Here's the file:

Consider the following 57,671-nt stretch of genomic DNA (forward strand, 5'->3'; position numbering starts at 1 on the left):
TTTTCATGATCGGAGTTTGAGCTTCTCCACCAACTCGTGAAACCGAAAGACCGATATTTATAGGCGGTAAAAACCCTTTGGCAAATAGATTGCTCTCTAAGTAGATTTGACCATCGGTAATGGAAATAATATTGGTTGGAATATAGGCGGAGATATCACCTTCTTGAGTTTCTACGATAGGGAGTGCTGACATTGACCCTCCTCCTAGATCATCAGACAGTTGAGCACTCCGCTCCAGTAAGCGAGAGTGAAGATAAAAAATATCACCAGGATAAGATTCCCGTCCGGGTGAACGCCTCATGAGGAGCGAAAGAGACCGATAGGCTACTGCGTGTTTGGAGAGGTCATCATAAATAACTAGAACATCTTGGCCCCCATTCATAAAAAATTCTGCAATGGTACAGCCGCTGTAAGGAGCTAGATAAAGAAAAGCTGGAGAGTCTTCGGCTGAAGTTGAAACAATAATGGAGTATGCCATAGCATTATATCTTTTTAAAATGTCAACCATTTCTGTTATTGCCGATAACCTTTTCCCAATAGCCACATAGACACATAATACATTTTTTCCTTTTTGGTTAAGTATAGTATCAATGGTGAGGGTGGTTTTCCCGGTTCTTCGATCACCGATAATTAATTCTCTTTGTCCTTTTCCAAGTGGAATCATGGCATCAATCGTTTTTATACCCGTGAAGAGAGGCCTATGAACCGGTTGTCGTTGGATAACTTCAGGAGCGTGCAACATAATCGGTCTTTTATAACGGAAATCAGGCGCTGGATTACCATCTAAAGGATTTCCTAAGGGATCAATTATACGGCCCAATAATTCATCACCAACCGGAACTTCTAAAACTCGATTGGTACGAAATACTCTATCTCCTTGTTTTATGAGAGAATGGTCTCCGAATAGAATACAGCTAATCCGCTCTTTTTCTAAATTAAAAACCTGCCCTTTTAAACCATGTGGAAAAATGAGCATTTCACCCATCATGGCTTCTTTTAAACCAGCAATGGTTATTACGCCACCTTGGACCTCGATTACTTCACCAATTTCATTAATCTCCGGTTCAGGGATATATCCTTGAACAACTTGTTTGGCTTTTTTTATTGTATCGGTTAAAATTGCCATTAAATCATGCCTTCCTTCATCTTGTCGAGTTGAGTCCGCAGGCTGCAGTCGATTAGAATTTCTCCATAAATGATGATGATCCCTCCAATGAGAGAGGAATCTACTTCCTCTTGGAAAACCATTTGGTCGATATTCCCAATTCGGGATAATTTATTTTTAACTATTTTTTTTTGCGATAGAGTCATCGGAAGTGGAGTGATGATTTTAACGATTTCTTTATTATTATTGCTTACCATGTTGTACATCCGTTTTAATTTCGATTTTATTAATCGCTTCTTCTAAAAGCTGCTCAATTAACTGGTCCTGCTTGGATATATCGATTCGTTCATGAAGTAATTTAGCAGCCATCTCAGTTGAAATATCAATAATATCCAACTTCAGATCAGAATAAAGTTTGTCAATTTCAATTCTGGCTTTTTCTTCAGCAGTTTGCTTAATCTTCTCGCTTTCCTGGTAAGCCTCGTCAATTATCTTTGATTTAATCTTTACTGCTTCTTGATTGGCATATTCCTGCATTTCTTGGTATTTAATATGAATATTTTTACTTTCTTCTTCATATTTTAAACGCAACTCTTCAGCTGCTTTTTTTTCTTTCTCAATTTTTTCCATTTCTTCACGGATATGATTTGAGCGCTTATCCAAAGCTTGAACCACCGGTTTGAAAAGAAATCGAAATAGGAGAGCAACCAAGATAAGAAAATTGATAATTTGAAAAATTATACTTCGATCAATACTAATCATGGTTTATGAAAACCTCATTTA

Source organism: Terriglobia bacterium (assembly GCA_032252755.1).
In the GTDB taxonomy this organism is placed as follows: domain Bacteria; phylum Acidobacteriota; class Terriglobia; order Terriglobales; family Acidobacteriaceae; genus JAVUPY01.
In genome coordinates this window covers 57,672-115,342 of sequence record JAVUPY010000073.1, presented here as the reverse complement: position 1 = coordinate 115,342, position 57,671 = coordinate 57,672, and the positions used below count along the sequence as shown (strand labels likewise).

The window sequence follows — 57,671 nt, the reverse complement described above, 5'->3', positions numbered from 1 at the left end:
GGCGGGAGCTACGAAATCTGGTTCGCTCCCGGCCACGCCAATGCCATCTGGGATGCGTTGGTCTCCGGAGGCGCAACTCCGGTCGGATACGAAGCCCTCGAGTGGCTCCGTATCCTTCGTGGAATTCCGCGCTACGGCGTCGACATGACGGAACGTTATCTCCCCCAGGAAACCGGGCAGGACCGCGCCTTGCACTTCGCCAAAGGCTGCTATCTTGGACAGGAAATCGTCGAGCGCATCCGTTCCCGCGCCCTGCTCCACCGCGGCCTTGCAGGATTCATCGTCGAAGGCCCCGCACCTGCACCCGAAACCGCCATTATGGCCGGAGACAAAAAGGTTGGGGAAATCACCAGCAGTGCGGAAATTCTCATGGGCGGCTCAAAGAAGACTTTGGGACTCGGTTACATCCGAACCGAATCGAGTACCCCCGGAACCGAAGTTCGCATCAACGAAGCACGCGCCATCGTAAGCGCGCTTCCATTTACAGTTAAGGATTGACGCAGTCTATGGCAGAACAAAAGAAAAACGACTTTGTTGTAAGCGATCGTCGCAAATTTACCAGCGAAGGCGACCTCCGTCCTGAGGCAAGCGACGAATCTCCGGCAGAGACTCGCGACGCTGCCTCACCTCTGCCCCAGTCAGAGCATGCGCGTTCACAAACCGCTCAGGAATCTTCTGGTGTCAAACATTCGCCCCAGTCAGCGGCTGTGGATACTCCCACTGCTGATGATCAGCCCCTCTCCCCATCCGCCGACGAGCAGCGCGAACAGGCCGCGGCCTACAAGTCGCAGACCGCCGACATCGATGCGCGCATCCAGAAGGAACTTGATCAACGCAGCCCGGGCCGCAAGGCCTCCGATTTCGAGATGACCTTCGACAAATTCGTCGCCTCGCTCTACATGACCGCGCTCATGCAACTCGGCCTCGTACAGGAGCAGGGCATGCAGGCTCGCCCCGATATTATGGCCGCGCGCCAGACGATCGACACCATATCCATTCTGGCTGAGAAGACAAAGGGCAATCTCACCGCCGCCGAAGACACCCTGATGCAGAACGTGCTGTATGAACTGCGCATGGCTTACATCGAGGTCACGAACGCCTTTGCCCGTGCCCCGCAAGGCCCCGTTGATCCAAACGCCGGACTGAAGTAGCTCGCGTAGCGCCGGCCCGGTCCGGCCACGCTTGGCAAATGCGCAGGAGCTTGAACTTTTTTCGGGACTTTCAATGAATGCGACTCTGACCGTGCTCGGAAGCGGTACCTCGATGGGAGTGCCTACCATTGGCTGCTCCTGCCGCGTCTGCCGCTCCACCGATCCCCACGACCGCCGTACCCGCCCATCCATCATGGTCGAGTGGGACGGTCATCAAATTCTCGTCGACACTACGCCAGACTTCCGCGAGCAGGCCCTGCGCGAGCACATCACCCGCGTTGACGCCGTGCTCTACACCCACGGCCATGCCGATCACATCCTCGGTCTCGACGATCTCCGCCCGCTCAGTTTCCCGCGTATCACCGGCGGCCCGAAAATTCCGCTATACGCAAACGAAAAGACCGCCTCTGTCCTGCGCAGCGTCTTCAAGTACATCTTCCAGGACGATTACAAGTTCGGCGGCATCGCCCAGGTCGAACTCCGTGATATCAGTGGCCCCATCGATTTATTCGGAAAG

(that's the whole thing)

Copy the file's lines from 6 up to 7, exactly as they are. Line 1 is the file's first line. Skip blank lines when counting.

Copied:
The window sequence follows — 57,671 nt, the reverse complement described above, 5'->3', positions numbered from 1 at the left end:
GGCGGGAGCTACGAAATCTGGTTCGCTCCCGGCCACGCCAATGCCATCTGGGATGCGTTGGTCTCCGGAGGCGCAACTCCGGTCGGATACGAAGCCCTCGAGTGGCTCCGTATCCTTCGTGGAATTCCGCGCTACGGCGTCGACATGACGGAACGTTATCTCCCCCAGGAAACCGGGCAGGACCGCGCCTTGCACTTCGCCAAAGGCTGCTATCTTGGACAGGAAATCGTCGAGCGCATCCGTTCCCGCGCCCTGCTCCACCGCGGCCTTGCAGGATTCATCGTCGAAGGCCCCGCACCTGCACCCGAAACCGCCATTATGGCCGGAGACAAAAAGGTTGGGGAAATCACCAGCAGTGCGGAAATTCTCATGGGCGGCTCAAAGAAGACTTTGGGACTCGGTTACATCCGAACCGAATCGAGTACCCCCGGAACCGAAGTTCGCATCAACGAAGCACGCGCCATCGTAAGCGCGCTTCCATTTACAGTTAAGGATTGACGCAGTCTATGGCAGAACAAAAGAAAAACGACTTTGTTGTAAGCGATCGTCGCAAATTTACCAGCGAAGGCGACCTCCGTCCTGAGGCAAGCGACGAATCTCCGGCAGAGACTCGCGACGCTGCCTCACCTCTGCCCCAGTCAGAGCATGCGCGTTCACAAACCGCTCAGGAATCTTCTGGTGTCAAACATTCGCCCCAGTCAGCGGCTGTGGATACTCCCACTGCTGATGATCAGCCCCTCTCCCCATCCGCCGACGAGCAGCGCGAACAGGCCGCGGCCTACAAGTCGCAGACCGCCGACATCGATGCGCGCATCCAGAAGGAACTTGATCAACGCAGCCCGGGCCGCAAGGCCTCCGATTTCGAGATGACCTTCGACAAATTCGTCGCCTCGCTCTACATGACCGCGCTCATGCAACTCGGCCTCGTACAGGAGCAGGGCATGCAGGCTCGCCCCGATATTATGGCCGCGCGCCAGACGATCGACACCATATCCATTCTGGCTGAGAAGACAAAGGGCAATCTCACCGCCGCCGAAGACACCCTGATGCAGAACGTGCTGTATGAACTGCGCATGGCTTACATCGAGGTCACGAACGCCTTTGCCCGTGCCCCGCAAGGCCCCGTTGATCCAAACGCCGGACTGAAGTAGCTCGCGTAGCGCCGGCCCGGTCCGGCCACGCTTGGCAAATGCGCAGGAGCTTGAACTTTTTTCGGGACTTTCAATGAATGCGACTCTGACCGTGCTCGGAAGCGGTACCTCGATGGGAGTGCCTACCATTGGCTGCTCCTGCCGCGTCTGCCGCTCCACCGATCCCCACGACCGCCGTACCCGCCCATCCATCATGGTCGAGTGGGACGGTCATCAAATTCTCGTCGACACTACGCCAGACTTCCGCGAGCAGGCCCTGCGCGAGCACATCACCCGCGTTGACGCCGTGCTCTACACCCACGGCCATGCCGATCACATCCTCGGTCTCGACGATCTCCGCCCGCTCAGTTTCCCGCGTATCACCGGCGGCCCGAAAATTCCGCTATACGCAAACGAAAAGACCGCCTCTGTCCTGCGCAGCGTCTTCAAGTACATCTTCCAGGACGATTACAAGTTCGGCGGCATCGCCCAGGTCGAACTCCGTGATATCAGTGGCCCCATCGATTTATTCGGAAAG